Today, I turn the pulpit over to the Holy Father himself, who recently made some surprisingly un-papal observations about trickle-down economics and other financial evils in today’s world.
The following are excerpts from Chapter 2 of his 84-page Evangelii Gaudium, released last month.
U.S. right-wing pundits were predictably unimpressed.
Sarah Palin found it “kind of liberal” and Rush Limbaugh called it “pure Marxism.”
If anything, some of the ideas seem to be snatched right from the pages of Naomi Klein.
Global economics is not even the central theme of the work.
But the bits that do focus on money and power resonate nicely with this consumerism-soaked time of year.
Over to you, Francis:
Today everything comes under the laws of competition and the survival of the fittest, where the powerful feed upon the powerless. As a consequence, masses of people find themselves excluded and marginalized: without work, without possibilities, without any means of escape.
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We are in an age of knowledge and information, which has led to new and often anonymous kinds of power.
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Just as the commandment “Thou shalt not kill” sets a clear limit in order to safeguard the value of human life, today we also have to say “thou shalt not” to an economy of exclusion and inequality …
Exclusion ultimately has to do with what it means to be a part of the society in which we live; those excluded are no longer society’s underside or its fringes or its disenfranchised — they are no longer even a part of it.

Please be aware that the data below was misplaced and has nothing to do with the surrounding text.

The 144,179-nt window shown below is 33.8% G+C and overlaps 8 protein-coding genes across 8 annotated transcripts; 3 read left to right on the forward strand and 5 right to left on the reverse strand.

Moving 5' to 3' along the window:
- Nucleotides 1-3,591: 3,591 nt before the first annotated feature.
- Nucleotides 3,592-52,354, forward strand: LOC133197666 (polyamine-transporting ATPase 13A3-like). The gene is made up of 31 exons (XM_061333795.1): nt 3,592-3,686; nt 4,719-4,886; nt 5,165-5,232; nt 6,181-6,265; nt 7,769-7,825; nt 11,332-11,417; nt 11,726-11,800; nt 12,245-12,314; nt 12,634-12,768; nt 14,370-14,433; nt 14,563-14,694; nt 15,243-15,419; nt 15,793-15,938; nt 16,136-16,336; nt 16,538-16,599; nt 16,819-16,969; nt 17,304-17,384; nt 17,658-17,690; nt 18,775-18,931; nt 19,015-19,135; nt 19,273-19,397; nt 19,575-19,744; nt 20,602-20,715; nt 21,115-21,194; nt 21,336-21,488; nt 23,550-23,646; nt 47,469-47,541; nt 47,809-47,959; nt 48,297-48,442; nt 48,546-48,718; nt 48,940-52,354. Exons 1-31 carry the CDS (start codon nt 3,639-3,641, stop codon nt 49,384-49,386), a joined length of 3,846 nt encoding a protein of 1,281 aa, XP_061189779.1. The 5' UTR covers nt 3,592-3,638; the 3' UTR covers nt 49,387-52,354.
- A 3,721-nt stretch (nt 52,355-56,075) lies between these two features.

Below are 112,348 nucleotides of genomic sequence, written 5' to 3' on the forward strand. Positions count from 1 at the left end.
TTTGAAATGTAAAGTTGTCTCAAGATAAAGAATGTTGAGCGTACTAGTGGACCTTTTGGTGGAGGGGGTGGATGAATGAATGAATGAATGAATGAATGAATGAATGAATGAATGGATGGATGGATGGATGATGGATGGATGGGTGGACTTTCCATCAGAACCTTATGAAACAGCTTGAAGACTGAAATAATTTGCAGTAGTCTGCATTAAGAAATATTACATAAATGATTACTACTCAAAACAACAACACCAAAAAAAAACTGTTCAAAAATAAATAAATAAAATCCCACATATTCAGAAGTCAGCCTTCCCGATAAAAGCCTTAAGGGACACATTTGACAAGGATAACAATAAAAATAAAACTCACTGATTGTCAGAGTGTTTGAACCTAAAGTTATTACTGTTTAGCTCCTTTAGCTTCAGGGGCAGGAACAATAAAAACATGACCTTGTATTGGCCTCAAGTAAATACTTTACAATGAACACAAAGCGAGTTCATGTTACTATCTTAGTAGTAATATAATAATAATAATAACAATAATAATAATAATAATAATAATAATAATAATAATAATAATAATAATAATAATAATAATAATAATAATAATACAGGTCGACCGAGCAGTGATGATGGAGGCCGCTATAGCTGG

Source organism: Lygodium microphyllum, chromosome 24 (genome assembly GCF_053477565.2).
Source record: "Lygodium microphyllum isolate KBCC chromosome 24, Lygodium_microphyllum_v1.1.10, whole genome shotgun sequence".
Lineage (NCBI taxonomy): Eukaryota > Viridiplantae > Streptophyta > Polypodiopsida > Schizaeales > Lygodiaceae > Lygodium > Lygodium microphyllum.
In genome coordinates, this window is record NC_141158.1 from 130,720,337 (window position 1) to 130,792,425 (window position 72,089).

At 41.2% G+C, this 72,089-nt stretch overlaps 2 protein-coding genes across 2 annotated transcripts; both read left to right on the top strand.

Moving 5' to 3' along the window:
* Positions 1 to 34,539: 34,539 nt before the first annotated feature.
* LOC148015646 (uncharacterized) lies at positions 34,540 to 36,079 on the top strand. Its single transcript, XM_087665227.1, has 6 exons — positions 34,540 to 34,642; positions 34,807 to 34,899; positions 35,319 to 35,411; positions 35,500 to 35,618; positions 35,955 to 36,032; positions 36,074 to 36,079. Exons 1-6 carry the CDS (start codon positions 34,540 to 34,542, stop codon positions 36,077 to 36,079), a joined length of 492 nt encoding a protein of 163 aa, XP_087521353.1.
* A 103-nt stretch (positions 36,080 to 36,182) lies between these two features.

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(Trickle-down economics), which has never been confirmed by the facts, expresses a crude and naïve trust in the goodness of those wielding economic power and in the sacralized workings of the prevailing economic system. Meanwhile, the excluded are still waiting. To sustain a lifestyle which excludes others, or to sustain enthusiasm for that selfish ideal, a globalization of indifference has developed.
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The culture of prosperity deadens us; we are thrilled if the market offers us something new to purchase; and in the meantime all those lives stunted for lack of opportunity seem a mere spectacle; they fail to move us.
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The worship of the ancient golden calf (cf. Ex 32:1-35) has returned in a new and ruthless guise in the idolatry of money and the dictatorship of an impersonal economy lacking a truly human purpose. The worldwide crisis affecting finance and the economy lays bare their imbalances and, above all, their lack of real concern for human beings; man is reduced to one of his needs alone: consumption.
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The thirst for power and possessions knows no limits. In this system, which tends to devour everything which stands in the way of increased profits, whatever is fragile, like the environment, is defenseless before the interests of a deified market, which becomes the only rule.
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Money must serve, not rule! The Pope loves everyone, rich and poor alike, but he is obliged in the name of Christ to remind all that the rich must help, respect and promote the poor. I exhort you to generous solidarity and a return of economics and finance to an ethical approach which favours human beings.
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Some simply content themselves with blaming the poor and the poorer countries themselves for their troubles; indulging in unwarranted generalizations, they claim that the solution is an “education” that would tranquilize them, making them tame and harmless. All this becomes even more exasperating for the marginalized in the light of the widespread and deeply rooted corruption found in many countries — in their governments, businesses and institutions — whatever the political ideology of their leaders.
Peter Jackson is The Telegram’s
commentary editor. Email: firstname.lastname@example.org.